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Sunday, May 30, 2010

Yeats and McNiece, at CPT

Cleveland poet and performer Ray McNiece is on stage in the Cleveland Public Theatre's debut production of "Open Mind Firmament," a play about William Butler Yeats, and most specifically focussed on Yeats' Cuchulain cycle, a series of short plays about incidents in the life of the mythic Irish hero Cú Chulainn (the pronunciation of whose name, by the way, is a subject of some scholarly debate: Yeats prefered the pronunciation "ku-HOO-lin").

Yeats was himself intimately involved with the theater (along with friends, he established the Irish Literary Theatre to produce Irish and Celtic plays), on a mission to produce a form of theatre that avoided "vulgar realism" in favor of an avant-garde theatre emphasizing symbolism, nuance, and poetry.

Roy Berko calls this production "visually compelling"-- I'll agree with that; the stagecraft (on a very nearly empty stage) is magnificent. This is a performance combining symbolism, dance, scholarly analysis, and Irish song. I think Yeats would be proud. And Ray McNiece is brilliant in the role of Cuchulain.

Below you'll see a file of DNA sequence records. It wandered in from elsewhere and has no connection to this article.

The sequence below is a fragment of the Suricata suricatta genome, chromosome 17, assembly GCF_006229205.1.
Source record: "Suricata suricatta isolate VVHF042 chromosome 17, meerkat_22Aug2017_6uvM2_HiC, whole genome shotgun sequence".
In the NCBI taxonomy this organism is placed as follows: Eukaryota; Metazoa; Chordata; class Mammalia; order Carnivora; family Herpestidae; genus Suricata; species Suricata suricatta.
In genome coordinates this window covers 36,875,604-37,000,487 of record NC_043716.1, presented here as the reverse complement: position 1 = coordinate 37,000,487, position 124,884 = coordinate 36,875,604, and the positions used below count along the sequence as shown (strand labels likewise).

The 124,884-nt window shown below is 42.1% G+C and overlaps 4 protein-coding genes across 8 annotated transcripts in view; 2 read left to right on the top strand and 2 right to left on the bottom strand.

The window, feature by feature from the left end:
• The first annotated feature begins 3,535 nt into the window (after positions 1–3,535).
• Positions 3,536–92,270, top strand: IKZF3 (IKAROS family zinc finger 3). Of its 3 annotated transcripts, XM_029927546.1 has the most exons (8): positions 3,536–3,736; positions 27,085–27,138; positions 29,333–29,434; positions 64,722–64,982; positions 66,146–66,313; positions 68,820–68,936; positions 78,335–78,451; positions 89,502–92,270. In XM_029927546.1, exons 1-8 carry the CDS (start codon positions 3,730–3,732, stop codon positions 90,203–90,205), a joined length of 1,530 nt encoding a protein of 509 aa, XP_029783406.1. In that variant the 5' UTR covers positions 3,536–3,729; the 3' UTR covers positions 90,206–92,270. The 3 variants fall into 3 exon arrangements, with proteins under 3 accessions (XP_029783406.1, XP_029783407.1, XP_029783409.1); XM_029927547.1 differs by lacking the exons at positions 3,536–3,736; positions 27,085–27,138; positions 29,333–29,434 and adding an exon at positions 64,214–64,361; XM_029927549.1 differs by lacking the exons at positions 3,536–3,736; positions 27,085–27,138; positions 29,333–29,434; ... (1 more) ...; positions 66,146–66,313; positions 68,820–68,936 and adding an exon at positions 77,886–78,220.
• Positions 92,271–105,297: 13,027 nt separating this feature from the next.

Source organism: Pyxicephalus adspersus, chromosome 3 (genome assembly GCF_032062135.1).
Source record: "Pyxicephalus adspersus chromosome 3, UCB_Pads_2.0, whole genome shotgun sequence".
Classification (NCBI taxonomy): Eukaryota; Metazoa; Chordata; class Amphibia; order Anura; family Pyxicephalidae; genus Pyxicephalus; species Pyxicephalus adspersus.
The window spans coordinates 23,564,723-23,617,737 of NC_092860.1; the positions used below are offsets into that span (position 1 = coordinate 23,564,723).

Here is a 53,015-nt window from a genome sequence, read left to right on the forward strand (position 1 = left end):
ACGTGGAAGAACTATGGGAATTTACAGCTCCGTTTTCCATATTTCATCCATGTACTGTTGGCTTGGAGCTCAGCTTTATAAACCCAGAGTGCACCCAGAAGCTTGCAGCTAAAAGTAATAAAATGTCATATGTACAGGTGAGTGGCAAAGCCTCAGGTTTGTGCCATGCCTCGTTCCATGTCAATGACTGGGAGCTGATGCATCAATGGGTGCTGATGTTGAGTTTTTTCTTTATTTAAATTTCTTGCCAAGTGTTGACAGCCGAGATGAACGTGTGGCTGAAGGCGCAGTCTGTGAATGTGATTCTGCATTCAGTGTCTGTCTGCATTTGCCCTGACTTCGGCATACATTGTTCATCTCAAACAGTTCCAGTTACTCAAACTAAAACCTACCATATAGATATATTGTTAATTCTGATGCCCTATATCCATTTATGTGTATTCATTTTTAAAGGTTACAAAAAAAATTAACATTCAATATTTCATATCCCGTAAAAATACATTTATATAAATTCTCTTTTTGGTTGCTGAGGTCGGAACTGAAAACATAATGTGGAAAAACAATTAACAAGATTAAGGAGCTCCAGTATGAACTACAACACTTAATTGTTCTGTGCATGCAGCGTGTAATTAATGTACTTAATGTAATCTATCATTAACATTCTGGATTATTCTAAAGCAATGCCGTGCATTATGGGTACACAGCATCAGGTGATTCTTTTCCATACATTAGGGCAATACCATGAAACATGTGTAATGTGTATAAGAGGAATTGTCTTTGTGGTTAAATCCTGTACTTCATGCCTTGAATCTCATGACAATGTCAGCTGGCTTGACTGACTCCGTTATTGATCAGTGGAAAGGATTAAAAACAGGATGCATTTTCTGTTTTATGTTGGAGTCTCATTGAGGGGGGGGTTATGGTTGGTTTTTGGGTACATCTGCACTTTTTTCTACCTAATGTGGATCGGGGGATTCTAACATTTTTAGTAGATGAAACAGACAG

Better check it out soon, though (7pm, Thursday through Sunday, 6415 Detroit Avenue Cleveland)-- after Sunday's, next week will be the final weekend.

Definitely worth seeing! (and it makes me want to go out and read more Yeats-- and more about Cuchulain, too!)

William Butler Yeats
photo by George Charles Beresford

5 comments:

Geoffrey A. Landis said...
This comment has been removed by the author.
Geoffrey A. Landis said...

Oops, I'd hit "post" when I'd meant to click "save", so the first version of this that I posted was only partially done.

michael salinger said...

Yep - I highly recommend this production. One of the best theater pieces I've seen in years.

Jesus Crisis said...

Hope to see it this week!

Shelley Chernin said...

I saw the show last night with an almost full house, including a number of local poets. The show is theatrical poetry. This is the final weekend. Go if you can.

Cited...

The poet doesn't invent. He listens. ~Jean Cocteau